My Record Collection 129

Paul Heaton – the genius behind The Beautiful South (see B), Paul broke up the band and released a solo album in 2001 under the name Biscuit Boy; Fat Chance was surely once intended as a group album.  Without the band the songs are a bit thin, but quite good anyway.  Actually, as so often, on re-listening I really quite like it.  No really outstanding songs but pleasant enough anyway; maybe ‘Man’s World’ and ‘Poems’ stand out.  Soon after Paul resurrected Beautiful South for a few more albums.

Helicopter Girl – is the recording name of black singer Jackie Joyce, a 21st century eclectic singer who emerged in the dance music scene with her very original sound.  First album How to Steal the World (2000) was maybe her best, certainly my favourite. Some great moody arrangements and that silky almost sinister voice; best songs – ‘Glove Compartment’, ‘Escape Cloud’ and the weirdly wonderful ‘Putin Circle Stockings’.  A quite unique sounding record.  Four years later and Voodoo Chic arrived.   The record is a touch more mainstream, a bit more soul or r’n’b, a bit less electronica – consequently it doesn’t quite touch the same spot her previous album did.  Still, a nice record – but one I would probably not have bought without its predecessor.  Best songs – ‘Rivermouth’, ‘Her Lucille’ and ‘Umbrellas in the Rain’.  Of course, as so often happens in these reviewing days, I look at the music differently and see hidden gems I was oblivious to – or maybe just forgot years ago when I was seriously listening to these records.  How strange the mind is – you listen to an album, oh so many times, sometimes loving and sometimes dismissing, often not really listening at all; then on re-listening with the distance that time brings you hear it quite differently.  I will never tire of music – it is my main joy and occupation, if I have one at all.   Final album from Helicopter Girl is Metropolitan (2008). She seems to have been without a contract since then – a few tracks self-released.  It is getting so hard for new artists these days, what with wretched streaming and Spotify, where they earn so little and no-one except me and a few die-hards still buying CDs.   But back to this (so far) final album – a bit more rock sounding to my ears. Quite a decent album actually – fave songs ‘The Things You Do’, ‘Doesn’t Get Much better Than This’ and ‘Ghosts in the Machine’.  Not a bad record.  She self-released her fourth album and I seem to only be able to listen to it on Spotify or Amazon Music.  – Wanda Meant (2015).  If I like it I will try to but it. (just downloaded it on Amazon – I only download if CDs are unavailable).

Jimi Hendrix –  Well; one of the immortals really, only of course he was only too mortal in the very soon end.  His guitar playing was legendary and amazed us all in the Sixties.  My albums start with Are you Experienced.   It was an instant success, as were his first three singles.  It seemed at the time that Jimi had dropped into the London scene unheard of and fully formed, with his note-bending blues, fuzzy guitar solos and that gravelly deep voice.  Of course, the year was propitious – 1967 – when all things psychedelic were instantly loved.  And Jimi not only jumped on the bandwagon – he was the bandwagon and inspiration for thousands of guitarist imitators down the years.  It could be argued that the whole heavy metal scene was created by Jimi.  The LP is superb, and one of the best ever debut albums, every track is brilliant and considering that this was only a three piece band, the sound is enormous.  Best songs – hard to pick but I do love ‘Foxy Lady’, ‘May This Be Love’  and ‘Fire’.  The whole record lasts barely 38 minutes – but what a dynamic 38 minutes its is.  One’s first response is to immediately turn it over and play it again (that was in the good old days of 12 inch vinyl records).  Even now over fifty years later it still hits the brain like a bullet.   Later that same year the Jimi Hendrix Experience released their second album Axis Bold As Love; not quite as big a hit as the debut, and not such memorable songs.  Maybe it was rushed out as in those days Record Companies demanded constant new material to sell to eager fans.  Still, a pretty good record; best songs ‘Little Wing’, ‘If 6 was 9’ and ‘Castles made Of Sand’.  His final album while alive was Electric Ladyland (1968). This was a double album, self-produced and probably overlong, but he was bursting with musical ideas and ‘hot to trot’.  Most critics thought this his best album and it was his best seller.  But I found it far too long and rambling, some great guitar – but how much do you really need.  Best songs ‘Voodoo Chile’, ‘Burning Of The Midnight Lamp’ and the Dylan re-invention ‘All Along The Watchtower’.  There have been numerous posthumous albums released since Hendrix overdose death in 1970 – but I have not bought them.  I do have ‘Smash Hits’ – which with ‘Hey Joe’, ‘Purple Haze’ and ‘The Wind Cries Mary’ is really all you need.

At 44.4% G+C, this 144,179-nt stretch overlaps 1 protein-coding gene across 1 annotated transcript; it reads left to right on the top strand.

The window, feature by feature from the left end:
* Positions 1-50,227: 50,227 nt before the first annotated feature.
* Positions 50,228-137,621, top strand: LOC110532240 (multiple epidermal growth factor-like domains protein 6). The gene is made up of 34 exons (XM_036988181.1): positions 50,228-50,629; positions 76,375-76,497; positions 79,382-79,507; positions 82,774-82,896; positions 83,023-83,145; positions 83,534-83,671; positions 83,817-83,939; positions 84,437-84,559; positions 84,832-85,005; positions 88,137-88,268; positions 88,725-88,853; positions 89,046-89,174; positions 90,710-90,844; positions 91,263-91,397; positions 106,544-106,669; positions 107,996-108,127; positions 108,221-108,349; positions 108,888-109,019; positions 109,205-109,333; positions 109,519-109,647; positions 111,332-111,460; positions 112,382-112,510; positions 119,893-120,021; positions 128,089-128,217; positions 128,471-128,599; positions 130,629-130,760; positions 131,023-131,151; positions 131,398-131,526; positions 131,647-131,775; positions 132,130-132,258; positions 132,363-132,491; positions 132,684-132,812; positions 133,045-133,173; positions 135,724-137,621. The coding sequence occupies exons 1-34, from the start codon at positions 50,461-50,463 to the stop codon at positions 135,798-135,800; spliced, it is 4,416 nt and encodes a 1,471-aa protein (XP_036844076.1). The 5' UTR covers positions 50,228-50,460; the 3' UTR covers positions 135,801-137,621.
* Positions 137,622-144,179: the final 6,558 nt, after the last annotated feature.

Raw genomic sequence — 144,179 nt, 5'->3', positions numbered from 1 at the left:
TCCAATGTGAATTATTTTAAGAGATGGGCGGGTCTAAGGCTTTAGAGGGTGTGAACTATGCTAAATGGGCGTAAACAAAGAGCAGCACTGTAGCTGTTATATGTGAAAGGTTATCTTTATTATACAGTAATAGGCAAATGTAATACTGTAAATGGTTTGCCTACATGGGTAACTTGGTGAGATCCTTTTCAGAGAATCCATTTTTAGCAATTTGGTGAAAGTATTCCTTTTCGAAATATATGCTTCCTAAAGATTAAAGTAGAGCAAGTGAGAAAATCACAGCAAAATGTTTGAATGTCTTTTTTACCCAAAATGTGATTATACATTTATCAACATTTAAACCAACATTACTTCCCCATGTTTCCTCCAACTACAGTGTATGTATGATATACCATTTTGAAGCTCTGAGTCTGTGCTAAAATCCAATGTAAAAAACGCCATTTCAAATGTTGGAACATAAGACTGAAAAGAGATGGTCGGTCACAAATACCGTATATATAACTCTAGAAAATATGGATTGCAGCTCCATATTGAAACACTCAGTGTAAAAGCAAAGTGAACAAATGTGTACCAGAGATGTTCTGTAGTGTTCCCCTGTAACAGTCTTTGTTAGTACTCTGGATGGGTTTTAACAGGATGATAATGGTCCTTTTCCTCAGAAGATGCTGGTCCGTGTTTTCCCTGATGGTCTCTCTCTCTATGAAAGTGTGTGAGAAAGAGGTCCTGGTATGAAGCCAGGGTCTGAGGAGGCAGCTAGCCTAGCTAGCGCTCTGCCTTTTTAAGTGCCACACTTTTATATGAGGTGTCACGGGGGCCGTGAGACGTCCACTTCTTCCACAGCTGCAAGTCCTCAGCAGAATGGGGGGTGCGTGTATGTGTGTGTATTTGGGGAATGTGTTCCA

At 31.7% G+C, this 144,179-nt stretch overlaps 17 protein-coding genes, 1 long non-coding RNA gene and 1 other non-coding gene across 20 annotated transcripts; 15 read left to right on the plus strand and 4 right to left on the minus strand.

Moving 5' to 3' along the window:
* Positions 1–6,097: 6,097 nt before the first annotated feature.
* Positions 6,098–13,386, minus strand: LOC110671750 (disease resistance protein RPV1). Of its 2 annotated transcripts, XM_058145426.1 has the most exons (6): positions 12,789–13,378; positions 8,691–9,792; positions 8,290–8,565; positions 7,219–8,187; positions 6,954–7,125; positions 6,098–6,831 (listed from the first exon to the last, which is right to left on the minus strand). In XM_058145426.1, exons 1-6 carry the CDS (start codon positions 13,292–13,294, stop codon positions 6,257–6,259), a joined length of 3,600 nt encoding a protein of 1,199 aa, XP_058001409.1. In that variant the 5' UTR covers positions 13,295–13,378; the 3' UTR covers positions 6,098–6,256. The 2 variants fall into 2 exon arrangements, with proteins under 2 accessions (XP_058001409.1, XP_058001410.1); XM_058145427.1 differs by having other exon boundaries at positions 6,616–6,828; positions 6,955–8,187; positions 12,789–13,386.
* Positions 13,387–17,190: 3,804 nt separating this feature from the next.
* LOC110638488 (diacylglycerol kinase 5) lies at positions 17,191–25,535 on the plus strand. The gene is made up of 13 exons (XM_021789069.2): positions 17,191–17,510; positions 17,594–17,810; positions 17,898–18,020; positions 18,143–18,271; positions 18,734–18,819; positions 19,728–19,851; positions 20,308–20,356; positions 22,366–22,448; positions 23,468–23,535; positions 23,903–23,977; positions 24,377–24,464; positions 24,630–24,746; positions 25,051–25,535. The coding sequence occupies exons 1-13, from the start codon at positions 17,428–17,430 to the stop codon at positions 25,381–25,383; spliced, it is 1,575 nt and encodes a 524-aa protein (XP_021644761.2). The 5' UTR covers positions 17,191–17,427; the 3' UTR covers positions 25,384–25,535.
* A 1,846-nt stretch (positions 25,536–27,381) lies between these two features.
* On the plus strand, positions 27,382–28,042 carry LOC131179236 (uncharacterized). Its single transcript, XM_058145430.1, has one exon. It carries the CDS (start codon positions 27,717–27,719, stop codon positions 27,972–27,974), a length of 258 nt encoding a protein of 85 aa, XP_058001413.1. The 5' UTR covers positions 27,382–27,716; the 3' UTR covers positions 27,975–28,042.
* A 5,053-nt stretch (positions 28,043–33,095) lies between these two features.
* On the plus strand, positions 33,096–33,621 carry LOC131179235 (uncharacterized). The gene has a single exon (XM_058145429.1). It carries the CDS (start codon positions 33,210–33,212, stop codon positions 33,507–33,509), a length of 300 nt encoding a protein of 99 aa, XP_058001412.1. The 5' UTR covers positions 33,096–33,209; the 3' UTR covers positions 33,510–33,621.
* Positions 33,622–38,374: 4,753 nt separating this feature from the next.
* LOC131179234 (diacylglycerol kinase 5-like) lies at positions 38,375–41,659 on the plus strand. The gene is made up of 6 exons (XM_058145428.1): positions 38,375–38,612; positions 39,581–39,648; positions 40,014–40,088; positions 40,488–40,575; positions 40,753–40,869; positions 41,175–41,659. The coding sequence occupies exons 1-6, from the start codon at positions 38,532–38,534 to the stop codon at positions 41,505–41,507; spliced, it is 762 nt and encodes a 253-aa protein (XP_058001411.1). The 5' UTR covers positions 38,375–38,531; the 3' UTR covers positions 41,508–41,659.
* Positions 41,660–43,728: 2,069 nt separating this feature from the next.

Don Henley – The ‘voice’ of the Eagles (see E); that almost desperate voice that sung on most of their records – instantly recognisable and one of the greats.   Except, that as the Eagles disintegrated at the end of the highly successful Seventies Don tried for a solo career, and like so many, it sort of fizzled and popped but barely made him a Superstar.  He made several albums in the Eighties and Nineties – I only have his Greatest Hits (2009), again a charity shop pick as I remember.   And there is nothing wrong with his songs, almost good enough to have been on Eagles albums, the same formula – only slightly more disco-ish.  Best songs, the hits ‘The Boys of Summer’ and Not enough Love In The World’ of course, but also ‘New York Minute’ and the last three songs which show a maturity missing on the earlier songs – especially ‘For My Wedding’.  I don’t think I will be buying any others of his; this is quite okay but enough.